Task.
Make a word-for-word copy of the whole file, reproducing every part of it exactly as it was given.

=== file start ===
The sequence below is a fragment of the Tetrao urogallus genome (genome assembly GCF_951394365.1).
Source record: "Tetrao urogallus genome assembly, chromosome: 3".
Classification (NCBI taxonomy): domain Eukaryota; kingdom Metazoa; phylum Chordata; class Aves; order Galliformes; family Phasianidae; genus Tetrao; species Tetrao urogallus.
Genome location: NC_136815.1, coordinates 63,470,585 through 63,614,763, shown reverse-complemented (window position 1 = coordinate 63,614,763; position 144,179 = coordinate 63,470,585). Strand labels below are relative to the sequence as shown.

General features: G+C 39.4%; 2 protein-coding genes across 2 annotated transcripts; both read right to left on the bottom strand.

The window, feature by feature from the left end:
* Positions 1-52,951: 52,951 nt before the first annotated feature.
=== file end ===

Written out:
The sequence below is a fragment of the Tetrao urogallus genome (genome assembly GCF_951394365.1).
Source record: "Tetrao urogallus genome assembly, chromosome: 3".
Classification (NCBI taxonomy): domain Eukaryota; kingdom Metazoa; phylum Chordata; class Aves; order Galliformes; family Phasianidae; genus Tetrao; species Tetrao urogallus.
Genome location: NC_136815.1, coordinates 63,470,585 through 63,614,763, shown reverse-complemented (window position 1 = coordinate 63,614,763; position 144,179 = coordinate 63,470,585). Strand labels below are relative to the sequence as shown.

General features: G+C 39.4%; 2 protein-coding genes across 2 annotated transcripts; both read right to left on the bottom strand.

The window, feature by feature from the left end:
* Positions 1-52,951: 52,951 nt before the first annotated feature.